Today marks the end of the second week of the Knight-Mozilla Learning Lab, an experiment in which 63 “mad scientists” with ideas for how to improve digital storytelling have been thrown together in a common digital space to learn and refine those digital ideas.
In the first week, we heard lab interface designer Aza Raskin speak about the power of the prototype; Storify co-founder Burt Herman offered up the ingredients of a successful news startup; and New York Times graphics editor Amanda Cox demonstrated the power of data and visualizations.
In the second week, Chris Heilmann, Mozilla’s international developer evangelist, discussed increasingly influential web technologies; jQuery creator John Resig offered guidelines for creating successful open-source projects; and Adaptive Path co-founder Jesse James Garrett detailed the significance of user experience design in product development.
Each lab participant is required to post a weekly “thinking out loud” blog, as well as a final software product proposal. As MoJo faculty team member Phillip Smith pointed out in an earlier Idea Lab post, the goal of the entire Knight-Mozilla News Technology Partnership is to “stop yammering and start hammering.” And with paper, video, prototyping software and code, that’s exactly what many of the Learning Lab participants have already been up to.
So, as a tribute to the prototyping/brainstorming theme of the first week’s lectures, here’s a rundown of some prototypes and visualizations that emerged in the first “thinking out loud” blog assignment. Help grow the community by checking out these thought experiments, offering your feedback, or adding onto them with your own twist:
- Participant Michael Wells conceived of a tagging interface for comments.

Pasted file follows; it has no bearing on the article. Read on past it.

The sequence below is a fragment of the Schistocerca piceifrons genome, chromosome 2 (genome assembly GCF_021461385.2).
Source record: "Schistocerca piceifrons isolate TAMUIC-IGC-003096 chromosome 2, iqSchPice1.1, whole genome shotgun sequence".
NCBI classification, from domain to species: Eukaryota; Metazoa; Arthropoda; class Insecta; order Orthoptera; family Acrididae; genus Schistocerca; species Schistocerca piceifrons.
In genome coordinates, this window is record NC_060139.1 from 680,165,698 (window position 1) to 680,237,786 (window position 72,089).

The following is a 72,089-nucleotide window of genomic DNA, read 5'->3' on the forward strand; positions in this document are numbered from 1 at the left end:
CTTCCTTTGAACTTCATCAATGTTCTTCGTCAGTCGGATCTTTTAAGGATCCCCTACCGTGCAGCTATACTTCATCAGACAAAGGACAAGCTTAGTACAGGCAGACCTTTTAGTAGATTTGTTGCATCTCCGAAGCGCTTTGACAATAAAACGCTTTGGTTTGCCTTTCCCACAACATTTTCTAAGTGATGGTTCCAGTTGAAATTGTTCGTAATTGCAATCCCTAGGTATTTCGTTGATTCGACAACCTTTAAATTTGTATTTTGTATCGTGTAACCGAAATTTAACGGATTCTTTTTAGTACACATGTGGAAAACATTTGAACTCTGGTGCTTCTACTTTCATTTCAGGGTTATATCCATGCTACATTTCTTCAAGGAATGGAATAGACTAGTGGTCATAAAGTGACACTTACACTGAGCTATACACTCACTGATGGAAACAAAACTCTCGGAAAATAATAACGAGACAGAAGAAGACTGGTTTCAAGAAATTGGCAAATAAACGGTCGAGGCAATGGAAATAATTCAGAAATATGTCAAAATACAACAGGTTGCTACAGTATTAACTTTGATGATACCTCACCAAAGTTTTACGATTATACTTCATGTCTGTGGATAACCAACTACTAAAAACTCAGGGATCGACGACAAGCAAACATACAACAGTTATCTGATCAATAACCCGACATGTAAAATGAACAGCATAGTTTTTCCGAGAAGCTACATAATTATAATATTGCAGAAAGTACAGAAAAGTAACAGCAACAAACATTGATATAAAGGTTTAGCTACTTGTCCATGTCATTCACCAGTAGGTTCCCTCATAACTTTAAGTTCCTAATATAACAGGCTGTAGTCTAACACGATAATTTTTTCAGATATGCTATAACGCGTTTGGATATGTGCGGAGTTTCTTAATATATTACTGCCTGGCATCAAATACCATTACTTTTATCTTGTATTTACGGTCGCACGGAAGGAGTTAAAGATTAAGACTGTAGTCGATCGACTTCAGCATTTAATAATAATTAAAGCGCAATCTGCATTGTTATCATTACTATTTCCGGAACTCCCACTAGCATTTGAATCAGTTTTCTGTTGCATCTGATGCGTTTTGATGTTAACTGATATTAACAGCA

- Computer engineer Manuel Pinto offered up a working prototype for a people-powered news platform.
- Filmmaker and journalist Jason Spingarn-Koff offered a glimpse into crowd-powered video feeds.
- Nicole Cifani, a new media producer, sketched a quick flip concept for discovering content.
- Amy Zerba, an assistant professor at the University of Florida’s College of Journalism and Communications, created a video to demonstrate her idea for consolidating news, social media and work into a single space.
- Sofware developer Laurian Gridinoc served up photographic evidence of the thought process behind an attempt to parse through the diverse information in news articles.
- Web/mobile developer David Bello experimented with an interface for extracting elements of a news story and allowing users to play with data.
- Kersten A. Riechers, co-founder of quäntchen + glück, gave a peek of what a crowd-powered error-reporting system could look like.
- Open-source guru John Tynan visualized a way to improve Public Radio Roadtrip.
- Web developer Artem Dudarev had a working prototype of Locovidi, which connects video to locations.
- Regnard Raquedan, a Philippines-based writer, gave us a “wiki-fied news dashboard.”
- Journalist and web developer Seth Vincent looked to social media for inspiration about how users can contribute to news beats.
- And yours truly toyed with what one aspect of a “news hover box” tool could look like.
This is by no means an exhaustive list, merely those that came out in the week’s first assignment; plenty of awesome visual aides were in the original Project Mojo entries, and you can find a list of all Learning Lab participant blog entries here. Comment liberally if I missed any good visualizations of cool product ideas, and keep an eye on what emerges in the second week of blog posts!